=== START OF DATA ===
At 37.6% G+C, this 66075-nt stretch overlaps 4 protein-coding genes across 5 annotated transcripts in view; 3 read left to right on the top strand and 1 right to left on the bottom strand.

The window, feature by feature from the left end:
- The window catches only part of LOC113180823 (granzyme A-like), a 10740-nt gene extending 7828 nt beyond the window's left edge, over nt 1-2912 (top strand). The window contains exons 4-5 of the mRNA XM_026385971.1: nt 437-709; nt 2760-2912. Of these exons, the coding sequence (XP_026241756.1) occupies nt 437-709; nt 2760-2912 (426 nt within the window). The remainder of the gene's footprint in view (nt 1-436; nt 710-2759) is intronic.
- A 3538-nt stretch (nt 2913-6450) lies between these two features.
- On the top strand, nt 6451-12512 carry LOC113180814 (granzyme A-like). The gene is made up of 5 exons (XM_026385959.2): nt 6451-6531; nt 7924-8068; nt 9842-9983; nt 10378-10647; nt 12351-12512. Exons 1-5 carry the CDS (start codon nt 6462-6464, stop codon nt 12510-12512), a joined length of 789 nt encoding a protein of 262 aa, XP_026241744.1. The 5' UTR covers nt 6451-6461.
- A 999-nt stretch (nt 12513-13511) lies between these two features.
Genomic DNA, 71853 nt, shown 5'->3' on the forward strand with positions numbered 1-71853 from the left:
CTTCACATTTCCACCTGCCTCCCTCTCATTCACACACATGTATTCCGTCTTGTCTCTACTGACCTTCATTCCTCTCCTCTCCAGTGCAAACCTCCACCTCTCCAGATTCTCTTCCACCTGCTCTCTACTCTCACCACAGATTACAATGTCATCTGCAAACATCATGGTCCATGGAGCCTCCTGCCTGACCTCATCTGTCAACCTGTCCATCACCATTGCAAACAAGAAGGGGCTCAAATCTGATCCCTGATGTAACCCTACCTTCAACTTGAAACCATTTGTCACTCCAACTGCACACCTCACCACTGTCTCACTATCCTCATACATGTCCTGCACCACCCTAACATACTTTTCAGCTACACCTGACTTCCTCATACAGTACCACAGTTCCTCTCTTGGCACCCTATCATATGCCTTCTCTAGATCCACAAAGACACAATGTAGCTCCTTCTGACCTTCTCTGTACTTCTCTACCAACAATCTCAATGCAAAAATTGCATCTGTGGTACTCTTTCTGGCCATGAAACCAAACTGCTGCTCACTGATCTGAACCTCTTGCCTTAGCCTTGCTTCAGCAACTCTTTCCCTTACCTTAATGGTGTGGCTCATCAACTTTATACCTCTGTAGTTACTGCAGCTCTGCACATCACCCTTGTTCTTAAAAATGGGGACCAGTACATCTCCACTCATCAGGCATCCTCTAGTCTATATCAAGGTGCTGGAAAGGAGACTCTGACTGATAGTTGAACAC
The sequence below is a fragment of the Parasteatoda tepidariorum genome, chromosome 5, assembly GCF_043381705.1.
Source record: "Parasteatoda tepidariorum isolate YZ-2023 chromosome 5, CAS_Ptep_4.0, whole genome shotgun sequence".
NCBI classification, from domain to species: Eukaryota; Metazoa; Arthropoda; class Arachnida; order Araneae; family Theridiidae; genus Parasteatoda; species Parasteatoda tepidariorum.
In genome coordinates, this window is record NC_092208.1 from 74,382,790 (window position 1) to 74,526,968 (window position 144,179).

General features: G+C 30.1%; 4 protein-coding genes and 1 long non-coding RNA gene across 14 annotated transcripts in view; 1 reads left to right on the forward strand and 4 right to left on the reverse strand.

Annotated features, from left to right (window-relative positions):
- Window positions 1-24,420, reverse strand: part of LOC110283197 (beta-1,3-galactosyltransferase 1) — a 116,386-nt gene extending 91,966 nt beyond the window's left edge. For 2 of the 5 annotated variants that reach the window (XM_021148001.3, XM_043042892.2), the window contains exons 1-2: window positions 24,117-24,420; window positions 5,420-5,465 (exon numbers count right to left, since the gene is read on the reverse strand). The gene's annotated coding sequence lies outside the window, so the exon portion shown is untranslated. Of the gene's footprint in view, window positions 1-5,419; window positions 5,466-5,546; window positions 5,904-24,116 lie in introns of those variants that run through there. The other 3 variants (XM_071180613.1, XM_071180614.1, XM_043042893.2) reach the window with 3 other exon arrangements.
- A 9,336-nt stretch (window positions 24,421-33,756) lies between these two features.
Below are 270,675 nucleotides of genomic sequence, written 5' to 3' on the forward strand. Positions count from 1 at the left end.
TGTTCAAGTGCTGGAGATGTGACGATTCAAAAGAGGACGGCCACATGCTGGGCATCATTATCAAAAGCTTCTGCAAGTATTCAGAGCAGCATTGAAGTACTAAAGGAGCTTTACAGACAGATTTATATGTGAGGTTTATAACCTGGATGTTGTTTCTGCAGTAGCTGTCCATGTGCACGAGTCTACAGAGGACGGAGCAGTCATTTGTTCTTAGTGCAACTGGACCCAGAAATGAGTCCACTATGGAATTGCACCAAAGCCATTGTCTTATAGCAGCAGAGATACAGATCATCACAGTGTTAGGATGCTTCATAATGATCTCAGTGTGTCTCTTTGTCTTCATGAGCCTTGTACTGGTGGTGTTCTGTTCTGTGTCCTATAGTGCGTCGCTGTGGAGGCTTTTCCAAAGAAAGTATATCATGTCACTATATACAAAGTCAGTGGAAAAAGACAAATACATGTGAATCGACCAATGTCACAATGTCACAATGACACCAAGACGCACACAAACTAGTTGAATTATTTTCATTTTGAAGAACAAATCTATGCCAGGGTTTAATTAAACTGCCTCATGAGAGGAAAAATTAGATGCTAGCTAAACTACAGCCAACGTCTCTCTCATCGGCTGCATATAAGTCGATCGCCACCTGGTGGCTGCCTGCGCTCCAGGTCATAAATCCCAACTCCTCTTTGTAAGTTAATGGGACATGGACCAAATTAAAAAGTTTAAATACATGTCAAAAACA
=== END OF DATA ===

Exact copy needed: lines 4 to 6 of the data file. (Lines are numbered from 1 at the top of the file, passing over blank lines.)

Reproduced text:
- A 3538-nt stretch (nt 2913-6450) lies between these two features.
- On the top strand, nt 6451-12512 carry LOC113180814 (granzyme A-like). The gene is made up of 5 exons (XM_026385959.2): nt 6451-6531; nt 7924-8068; nt 9842-9983; nt 10378-10647; nt 12351-12512. Exons 1-5 carry the CDS (start codon nt 6462-6464, stop codon nt 12510-12512), a joined length of 789 nt encoding a protein of 262 aa, XP_026241744.1. The 5' UTR covers nt 6451-6461.
- A 999-nt stretch (nt 12513-13511) lies between these two features.